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Owner of Dive Boat Where 34 Died Seeks to Head Off Lawsuits

This still image taken from video and provided by the U.S. Coast Guard shows the derrick barge Salta Verde as it arrives as part of the salvage operation for the Conception, off the coast of Santa Cruz Island, Sept. 4, 2019.

The owners of the dive boat where 34 people perished in a fire off Southern California filed a lawsuit Thursday to head off potentially costly litigation, a move condemned by some observers as disrespectful to the families of the dead.

Truth Aquatics Inc., which owned the Conception, filed the action in U.S. District Court in Los Angeles under a pre-Civil War provision of maritime law that allows it to limit its liability.

Investigators are still searching for what caused the blaze that wrecked the boat, which remains upside down at the bottom of the sea near the Channel Islands.

The time-tested legal maneuver has been successfully employed by owners of the Titanic and countless other crafts — some as small as personal watercraft — and was widely anticipated by maritime law experts. Still, the fact it was filed just three days after the deadly inferno Monday surprised legal observers.

Limited time to act

Families of the deceased, who are not named in the complaint, will be served with notice that they have a limited time to challenge the company's effort to clear itself of negligence or limit its liability to the value of the remains of the boat, which is a total loss.

``They're forcing these people to bring their claims and bring them now,'' said attorney Charles Naylor, who represents victims in maritime law cases. ``They have six months to do this. They could let these people bury their kids. This is shocking.''

Professor Martin J. Davies, the maritime law director at Tulane University, said the cases always follow accidents at sea and always look bad, but they are usually initiated by insurance companies to limit losses.

``It seems like a pretty heartless thing to do, but that's what always happens. They're just protecting their position,'' Davies said. ``It produces very unpleasant results in dramatic cases like this one. ... The optics are awful.''

The U.S. law dates to 1851, but it has its origins in 18th-century England, Davies said. It was designed to encourage the shipping business. Every country with a shipping industry has something similar on its books.

In order to prevail, the company and owners Glen and Dana Fritzler must show they were not at fault in the disaster.

They asserted in the lawsuit that they ``used reasonable care to make the Conception seaworthy, and she was, at all relevant times, tight, staunch and strong, fully and properly manned, equipped and supplied and in all respects seaworthy and fit for the service in which she was engaged.''

A candle in memory of lives lost on the dive boat Conception sits at a makeshift memorial near boat owner Truth Aquatics, in Santa Barbara, Calif., Sept. 3, 2019.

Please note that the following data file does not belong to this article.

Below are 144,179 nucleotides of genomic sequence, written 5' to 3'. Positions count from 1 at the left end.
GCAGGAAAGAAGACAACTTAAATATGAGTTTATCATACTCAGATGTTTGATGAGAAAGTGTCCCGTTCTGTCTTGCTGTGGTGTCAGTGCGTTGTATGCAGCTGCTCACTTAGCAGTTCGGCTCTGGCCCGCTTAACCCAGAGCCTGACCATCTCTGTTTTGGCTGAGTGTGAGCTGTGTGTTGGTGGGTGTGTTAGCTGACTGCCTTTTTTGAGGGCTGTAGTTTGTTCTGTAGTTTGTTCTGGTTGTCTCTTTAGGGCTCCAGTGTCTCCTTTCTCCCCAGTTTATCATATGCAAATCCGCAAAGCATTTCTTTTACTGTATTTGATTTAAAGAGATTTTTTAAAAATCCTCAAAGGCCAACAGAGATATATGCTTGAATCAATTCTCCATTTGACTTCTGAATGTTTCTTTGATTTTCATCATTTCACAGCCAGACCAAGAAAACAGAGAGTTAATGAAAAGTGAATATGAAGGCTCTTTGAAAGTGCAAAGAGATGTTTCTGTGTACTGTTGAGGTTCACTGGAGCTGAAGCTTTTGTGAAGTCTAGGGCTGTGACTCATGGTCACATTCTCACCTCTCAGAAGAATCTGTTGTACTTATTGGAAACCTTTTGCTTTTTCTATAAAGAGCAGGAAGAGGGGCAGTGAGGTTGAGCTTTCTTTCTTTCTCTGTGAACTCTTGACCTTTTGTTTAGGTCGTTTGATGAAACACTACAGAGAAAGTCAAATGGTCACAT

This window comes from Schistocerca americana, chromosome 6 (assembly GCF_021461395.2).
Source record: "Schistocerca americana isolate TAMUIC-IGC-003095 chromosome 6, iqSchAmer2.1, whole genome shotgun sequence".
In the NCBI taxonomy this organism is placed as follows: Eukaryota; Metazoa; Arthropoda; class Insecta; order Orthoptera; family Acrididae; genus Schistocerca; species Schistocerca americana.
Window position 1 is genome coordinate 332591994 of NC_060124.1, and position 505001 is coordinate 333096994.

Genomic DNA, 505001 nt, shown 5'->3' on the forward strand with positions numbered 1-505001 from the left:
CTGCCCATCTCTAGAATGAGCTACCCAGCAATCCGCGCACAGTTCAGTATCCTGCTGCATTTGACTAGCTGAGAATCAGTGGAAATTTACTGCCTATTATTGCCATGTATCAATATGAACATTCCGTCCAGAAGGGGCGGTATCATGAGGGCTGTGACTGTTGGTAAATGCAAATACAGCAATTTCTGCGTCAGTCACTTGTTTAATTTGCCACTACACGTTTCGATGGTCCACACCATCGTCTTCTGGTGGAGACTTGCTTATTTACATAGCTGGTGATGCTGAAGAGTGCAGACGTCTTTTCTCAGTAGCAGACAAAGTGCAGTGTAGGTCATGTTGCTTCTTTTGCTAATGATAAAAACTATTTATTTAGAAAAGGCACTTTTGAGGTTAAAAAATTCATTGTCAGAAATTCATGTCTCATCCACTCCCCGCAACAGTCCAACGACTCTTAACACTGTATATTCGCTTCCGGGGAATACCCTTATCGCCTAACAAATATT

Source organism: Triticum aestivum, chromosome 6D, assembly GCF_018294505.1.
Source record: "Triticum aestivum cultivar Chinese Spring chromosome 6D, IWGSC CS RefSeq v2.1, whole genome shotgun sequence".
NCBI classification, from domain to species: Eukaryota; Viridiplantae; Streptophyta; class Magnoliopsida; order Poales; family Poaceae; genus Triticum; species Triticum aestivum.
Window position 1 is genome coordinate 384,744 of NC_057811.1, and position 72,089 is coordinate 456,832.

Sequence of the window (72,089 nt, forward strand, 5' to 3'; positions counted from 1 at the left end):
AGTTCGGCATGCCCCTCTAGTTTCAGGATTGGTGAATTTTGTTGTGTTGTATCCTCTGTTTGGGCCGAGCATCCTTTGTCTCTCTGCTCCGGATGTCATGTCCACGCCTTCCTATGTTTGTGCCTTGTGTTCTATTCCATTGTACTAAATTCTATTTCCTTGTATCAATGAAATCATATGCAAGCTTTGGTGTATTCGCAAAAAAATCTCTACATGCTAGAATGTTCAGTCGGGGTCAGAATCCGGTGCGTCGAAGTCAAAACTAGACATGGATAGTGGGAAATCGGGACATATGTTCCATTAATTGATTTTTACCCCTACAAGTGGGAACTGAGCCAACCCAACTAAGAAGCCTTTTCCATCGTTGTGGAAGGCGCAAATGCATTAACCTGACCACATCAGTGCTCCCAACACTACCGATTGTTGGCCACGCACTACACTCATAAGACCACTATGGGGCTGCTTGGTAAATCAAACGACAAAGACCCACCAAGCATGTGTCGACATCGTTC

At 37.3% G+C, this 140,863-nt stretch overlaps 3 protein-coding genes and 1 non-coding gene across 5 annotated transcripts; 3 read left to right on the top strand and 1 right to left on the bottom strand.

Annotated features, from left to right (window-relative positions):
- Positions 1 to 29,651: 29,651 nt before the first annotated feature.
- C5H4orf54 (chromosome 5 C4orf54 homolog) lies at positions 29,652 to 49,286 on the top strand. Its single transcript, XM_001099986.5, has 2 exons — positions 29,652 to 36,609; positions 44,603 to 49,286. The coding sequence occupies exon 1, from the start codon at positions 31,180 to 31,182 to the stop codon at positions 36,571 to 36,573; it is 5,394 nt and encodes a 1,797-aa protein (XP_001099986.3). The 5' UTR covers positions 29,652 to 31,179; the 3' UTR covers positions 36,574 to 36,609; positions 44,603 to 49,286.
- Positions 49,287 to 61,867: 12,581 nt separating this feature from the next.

A candle in memory of lives lost on the dive boat Conception sits at a makeshift memorial near boat owner Truth Aquatics, in Santa Barbara, Calif., Sept. 3, 2019.

Even if the captain or crew are found at fault, the Fritzlers and their insurance company could avoid paying a dime under the law, experts said.

All of those who died were in a bunkroom below the main deck. Officials have said the 33 passengers and one crew member had no ability to escape the flames.

Crew members told investigators they made several attempts to rescue the people who were trapped before abandoning ship, the National Transportation Safety Board said. None of the survivors has spoken publicly.

The court filing not only seeks to protect the boat owners from legal exposure but also will require any lawsuits to be filed in the same federal court.

A judge will hold a non-jury trial to see whether the company can successfully show it wasn't at fault. If that's the case, any claimants would be entitled only to the value of the remains of the ship, which the suit said is a total loss with zero value.

Legal measure's history

There's a long history of ship owners successfully asserting this protection. The case involving the White Star Line, the owners of the Titanic, went all the way to the U.S. Supreme Court, which held that a foreign owner could assert protection of the Limitation Act, attorney James Mercante said.

In that case, plaintiffs eventually withdrew their lawsuits and filed them in England, where the company was based. British law, even though it also limited damages, provided a bigger payout than the value of the remaining lifeboats.

While the law can shield owners from damages, over 90% of cases where injury and death are involved are settled before trial, Mercante said.

Attorney A. Barry Cappello, who is in discussions with another firm to represent family members of the Conception victims in court, said there's a strong case to show negligence in the boat fire and that good lawyers can find a way around the admiralty law in federal court.

``The law is so antiquated and so skewed in favor of the ship owners that damages for wrongful-death-type cases is very limited unless one can prove exceptions,'' Cappello said.

Cappello recently prevailed in a case in which a company that rented a paddleboard to a man who drowned in Santa Barbara Harbor had asserted the liability protection. A judge ruled the admiralty law didn't extend to such crafts, though the company has appealed.

Davies said from what he's heard of the disaster, there's a realistic prospect the owner might prevail if the boat was properly equipped and the cause of the fire remains mysterious.

If the owner loses, there's the potential of unlimited liability.

``That's why the fight is always about limitation, because if you've got unlimited liability, well ... 30 dead people is a whole lot of money,'' Davies said.